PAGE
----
Q21: What is your rate?

ROB DAVIS, P.E.


Q21: What is your rate?

The short answer is, you need to ask your end client the following question: "How much is this job paying?"

The long answer is...

Good recruiters never press me for "my rate". They never keep me in the dark. They never fight or argue with me. They always disclose to me what their jobs are paying.

Inexperienced recruiters have nothing, absolutely nothing. Not even a single job description. Agressively they ask (or demand) that I tell them what "my rate" is — what the one specific, generic, all-inclusive, minimum rate is that would work for me for every contract duration, every job description, and in every market. Why? Because, inexperienced recruiters tend to think that if they knew "my rate", then their jobs would be easier.

However, inexperienced recruiters should keep in mind that...
  • Every market, every location, and every job description is different. Example: Show me a contractor who quotes his (or her) Iowa City rate on a contract in New York City, and I will show you a contractor who is not going to make it in New York City!

  • It is not in my best interest to give you one specific, generic, all-inclusive rate. Because, if I foolishly do that, then you will likely bring me nothing but the shortest-duration contracts with the lowest possible rates in the highest possible cost of living areas that I don't want, and no one else wants.

  • By asking me what "my rate" is, you are implying that I can establish my own rate. FYI, the rates of contractors are established by end clients — not me. Like salaries of perm employees, the rates of contractors are established by end clients. As end-users, they are the ultimate holders of the purse strings — not me!
The rate is hourly, market, negotiable, open, or TBD. It is the same time-wasting game, just with a different name. Hourly, market, negotiable, open, and TBD are just catch phrases that mean you're so ashamed of your low rate that you don't want to tell me about it until after you find out what my minimum rate is. Why? Because, in my experience, hourly, market, negotiable, open and TBD usually equate to a low rate in a high cost of living area like Manhattan, Boston, San Francisco and Tokyo.

Low rates. The higher the rate is, the better it is for you, me, and everyone. It never seems to be a problem, if the rate is high. However, if the rate is low, then please disclose it in advance, and do not waste my time and life with catch phrases like hourly, market, negotiable, open, and TBD.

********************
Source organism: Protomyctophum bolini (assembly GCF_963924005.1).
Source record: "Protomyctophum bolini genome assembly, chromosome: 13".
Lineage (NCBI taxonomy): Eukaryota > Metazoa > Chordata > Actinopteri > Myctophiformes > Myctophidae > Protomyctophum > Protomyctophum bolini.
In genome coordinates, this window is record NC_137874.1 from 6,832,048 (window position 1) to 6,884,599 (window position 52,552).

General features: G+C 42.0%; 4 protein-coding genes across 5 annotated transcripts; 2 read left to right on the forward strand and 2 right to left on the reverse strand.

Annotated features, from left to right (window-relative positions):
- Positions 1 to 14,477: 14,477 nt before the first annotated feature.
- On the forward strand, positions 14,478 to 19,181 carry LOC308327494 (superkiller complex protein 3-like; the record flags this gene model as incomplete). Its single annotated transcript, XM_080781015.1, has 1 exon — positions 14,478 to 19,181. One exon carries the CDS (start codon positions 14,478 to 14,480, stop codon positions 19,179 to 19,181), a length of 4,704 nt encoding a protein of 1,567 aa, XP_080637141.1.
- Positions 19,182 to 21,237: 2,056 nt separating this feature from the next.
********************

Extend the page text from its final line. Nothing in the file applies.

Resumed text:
Bad recruiters never read my profile. They keep assuming that:
  • I'm interested in perm jobs — when in reality I'm seeking a contract.

  • I'm interested in the Bay Area — when in reality I'm open to all 50 states.

  • I'm a superhero with hundreds of credentials — when in reality no candidate can possibly have all of those credentials. Or, if that superhero miraculously existed, then he (or she) wouldn't work for your low-low wages in the first place.

  • I'm going to respond to you right away, if you send me a mass-mailed, poorly written job description with a long-long list of demands, and zero rate information. Surely I need to know what is required for the job. But, don't you think I also want to know what's in it for me?

    So why don't you describe for me the outstanding working conditions, the great culture, and the great rate? Why don't you give me a few reasons to apply for your opportunity? FYI, there is nothing in it for me, if you speak broken English, if you demand from me hundreds of credentials, or if, instead of disclosing to me the money your job is paying, you use a catch phrase like hourly, market, negotiable, open, or TBD.
PD: Upon starting the assignment I will need PD. However, don't worry, the PD comes out of my money, not yours. Please bear in mind that the more money you allocate for the payment of my PD, the more money you can make on my contract.

High rates. If you're trying to say my rate is too high, then please remember that...
  • Business travel is a grind. It takes many-many years off of your life. It's not easy being on the road and leaving your life behind. I earn every dollar I receive in wages I'm entitled to.
  • Do you think your "top rate" is great? No, chances are it's just a low-low wage that no self-respecting engineering business would ever work for.
  • I'm not going to get rich on your wages. Only a small portion of your wages can remain in my pocket. Why? Because, from the wages you pay, I have to pay...

    • The cheapest motel room — are you aware that innkeepers want up to $600.- per day?
    • Airline fares to and from every job location — are you aware that airline companies want up to $2,000.- per flight, if you want me to travel on short notice?
    • Rental car companies in every contract location;
    • Phone calls and interview expenses; the
    • Hidden cost of unemployment, whenever the manufacturing sector or the software segment is showing any weakness;
    • Federal income taxes,
    • State income taxes;
    • Social security taxes;
    • FICA taxes;
    • State sales taxes;
    • Property taxes;
    • Holiday pay;
    • Vacation time; and
    • Retirement benefits.
Negativity is sure defeat. Don't let the current economy fool you into thinking that high-tech skills are now a dime a dozen. Talent is talent, and in today's business climate your customers need talent more than ever. There are many employment options available to me.

Resume

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